Finding Trust in a New Relationship

Finding Trust in a New Relationship

It can happen to the best of us in what we assume are the happiest and healthiest relationships. All it takes is one not-so-innocent text or an inappropriate email with a coworker to tear down the wall of trust around your relationship. It happens more often than you would imagine, and with today's technology there are more opportunities to betray your partner's trust and more opportunities to catch a cheating partner.

Let's say the worst happens and you find out that your once trusted partner has been sneaking around behind your back. It doesn't really matter if it was an emotional affair or a physical tryst, your trust has been violated. You now have to figure out how to pick up the pieces and move on.

The Keys to Trusting Again

See Your Partner for Who They Are—Don't be tempted to fall into the trap of seeing your new partner as the person who betrayed your trust. Start fresh and don't hold them accountable for someone else's actions. Once you start to feel that nagging sense of worry and suspicion, take it out and examine it closely. Is this nagging worry based on rational evidence or fears from the past? Most likely it's your fear of betrayal trying to get the best of you.

Don't Go Looking for Trouble—Be confident in your decision to enter a relationship with a new partner. Know that you see something special in them and that they bring out something special in you. You are choosing this relationship because it is healthy for the both of you. Let your confidence guide you to trust. If you are confident that you picked a strong partner, you don't need to snoop through texts or locate them on GPS when they are at a work dinner.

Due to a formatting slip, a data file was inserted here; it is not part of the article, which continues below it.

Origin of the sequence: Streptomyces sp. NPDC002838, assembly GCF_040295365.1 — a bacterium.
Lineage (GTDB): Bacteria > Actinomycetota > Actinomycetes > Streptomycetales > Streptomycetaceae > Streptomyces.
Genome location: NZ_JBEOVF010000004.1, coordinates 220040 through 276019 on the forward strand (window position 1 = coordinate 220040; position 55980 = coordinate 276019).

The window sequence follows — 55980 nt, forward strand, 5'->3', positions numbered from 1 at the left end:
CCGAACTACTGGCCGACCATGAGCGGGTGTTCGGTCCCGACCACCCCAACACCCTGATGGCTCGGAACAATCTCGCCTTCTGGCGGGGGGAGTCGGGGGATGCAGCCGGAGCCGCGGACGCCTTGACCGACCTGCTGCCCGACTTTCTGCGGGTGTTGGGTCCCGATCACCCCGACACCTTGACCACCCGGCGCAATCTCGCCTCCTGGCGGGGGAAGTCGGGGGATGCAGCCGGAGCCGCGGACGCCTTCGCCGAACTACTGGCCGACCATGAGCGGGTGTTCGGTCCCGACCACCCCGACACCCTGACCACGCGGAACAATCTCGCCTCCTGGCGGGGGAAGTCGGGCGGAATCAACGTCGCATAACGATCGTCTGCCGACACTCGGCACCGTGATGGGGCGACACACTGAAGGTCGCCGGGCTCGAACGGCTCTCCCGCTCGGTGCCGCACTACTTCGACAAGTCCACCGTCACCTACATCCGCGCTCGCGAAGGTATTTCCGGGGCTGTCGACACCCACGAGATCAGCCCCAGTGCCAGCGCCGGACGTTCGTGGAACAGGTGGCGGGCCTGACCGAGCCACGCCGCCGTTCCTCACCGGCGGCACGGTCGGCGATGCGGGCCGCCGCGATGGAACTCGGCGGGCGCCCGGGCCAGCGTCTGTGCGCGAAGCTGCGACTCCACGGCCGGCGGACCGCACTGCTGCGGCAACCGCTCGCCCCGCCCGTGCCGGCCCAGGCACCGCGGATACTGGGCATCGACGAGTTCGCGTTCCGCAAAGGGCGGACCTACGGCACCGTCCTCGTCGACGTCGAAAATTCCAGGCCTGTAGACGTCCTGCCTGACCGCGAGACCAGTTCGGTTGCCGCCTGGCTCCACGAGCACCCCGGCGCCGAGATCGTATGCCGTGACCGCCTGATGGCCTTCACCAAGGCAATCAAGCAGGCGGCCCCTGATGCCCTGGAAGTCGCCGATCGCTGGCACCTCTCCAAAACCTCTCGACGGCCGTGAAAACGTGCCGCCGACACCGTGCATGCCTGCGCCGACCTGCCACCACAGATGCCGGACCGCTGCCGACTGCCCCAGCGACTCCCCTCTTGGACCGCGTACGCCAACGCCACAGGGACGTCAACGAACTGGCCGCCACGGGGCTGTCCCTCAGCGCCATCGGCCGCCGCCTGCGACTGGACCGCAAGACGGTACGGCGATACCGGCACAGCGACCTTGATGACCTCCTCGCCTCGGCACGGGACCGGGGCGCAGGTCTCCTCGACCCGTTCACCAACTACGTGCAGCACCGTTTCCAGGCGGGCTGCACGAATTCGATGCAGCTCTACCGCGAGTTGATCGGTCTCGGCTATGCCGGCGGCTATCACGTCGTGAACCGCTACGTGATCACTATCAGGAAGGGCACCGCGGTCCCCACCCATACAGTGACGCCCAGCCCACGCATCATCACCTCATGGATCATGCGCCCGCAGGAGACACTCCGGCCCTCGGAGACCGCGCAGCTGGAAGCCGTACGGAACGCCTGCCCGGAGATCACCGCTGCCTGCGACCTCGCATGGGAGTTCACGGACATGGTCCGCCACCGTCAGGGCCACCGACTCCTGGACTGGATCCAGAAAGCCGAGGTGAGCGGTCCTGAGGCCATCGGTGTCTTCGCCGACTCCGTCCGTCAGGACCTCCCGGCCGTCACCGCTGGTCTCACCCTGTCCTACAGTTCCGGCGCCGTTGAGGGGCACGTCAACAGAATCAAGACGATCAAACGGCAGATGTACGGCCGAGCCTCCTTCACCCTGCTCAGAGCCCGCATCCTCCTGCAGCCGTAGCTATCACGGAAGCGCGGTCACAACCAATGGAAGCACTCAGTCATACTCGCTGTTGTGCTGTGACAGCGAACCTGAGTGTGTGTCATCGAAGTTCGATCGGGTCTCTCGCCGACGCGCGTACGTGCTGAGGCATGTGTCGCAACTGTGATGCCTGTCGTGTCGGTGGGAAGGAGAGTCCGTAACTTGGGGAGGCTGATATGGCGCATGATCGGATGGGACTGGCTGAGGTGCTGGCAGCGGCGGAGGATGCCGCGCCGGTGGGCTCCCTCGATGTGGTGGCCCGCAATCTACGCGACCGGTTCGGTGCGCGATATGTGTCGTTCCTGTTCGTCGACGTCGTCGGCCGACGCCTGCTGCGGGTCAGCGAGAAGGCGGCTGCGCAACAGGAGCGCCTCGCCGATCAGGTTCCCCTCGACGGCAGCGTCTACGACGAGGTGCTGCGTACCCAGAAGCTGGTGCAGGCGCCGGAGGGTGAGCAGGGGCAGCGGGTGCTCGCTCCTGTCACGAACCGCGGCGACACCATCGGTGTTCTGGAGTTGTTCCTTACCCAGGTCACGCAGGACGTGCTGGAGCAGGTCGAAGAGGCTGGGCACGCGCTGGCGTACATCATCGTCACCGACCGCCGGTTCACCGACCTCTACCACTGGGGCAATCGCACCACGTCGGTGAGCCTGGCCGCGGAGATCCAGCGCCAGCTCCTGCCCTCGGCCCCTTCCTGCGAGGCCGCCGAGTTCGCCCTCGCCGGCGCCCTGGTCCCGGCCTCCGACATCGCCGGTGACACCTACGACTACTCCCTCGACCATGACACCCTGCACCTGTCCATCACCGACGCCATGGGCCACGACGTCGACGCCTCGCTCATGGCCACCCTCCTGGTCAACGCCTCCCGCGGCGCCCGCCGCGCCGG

Share Your Hurtful History—As with any new relationship there will be a time to share your past experiences with your new partner. Determining when it's the right time can be difficult, but it is very important. You will want to share your trouble with an understanding partner before it negatively impacts your relationship. It can't hurt to tell your new partner that you find it hard to trust because this and that happened in your last relationship. This may help give context to your actions when you become overwhelmed by irrational jealousy or the urge to snoop. It's often best to fess up to these urges before giving into temptation. You need to stop this behavior and move forward.

Invite Openess with Openess—Trust is not a one way street. In order to earn trust, you must also give trust. Open your life to your new partner. Don't revert to secretive actions, sneaky behaviors and little white lies. Show that you have nothing to hide with your actions and expect the same respect in return.

Once you've been wounded it can be difficult to move forward, but trust is a vital element to any satisfying relationship. You owe it to yourself and your relationship to let go of jealousy and suspicion so that you may embrace trust and love in your new relationship.

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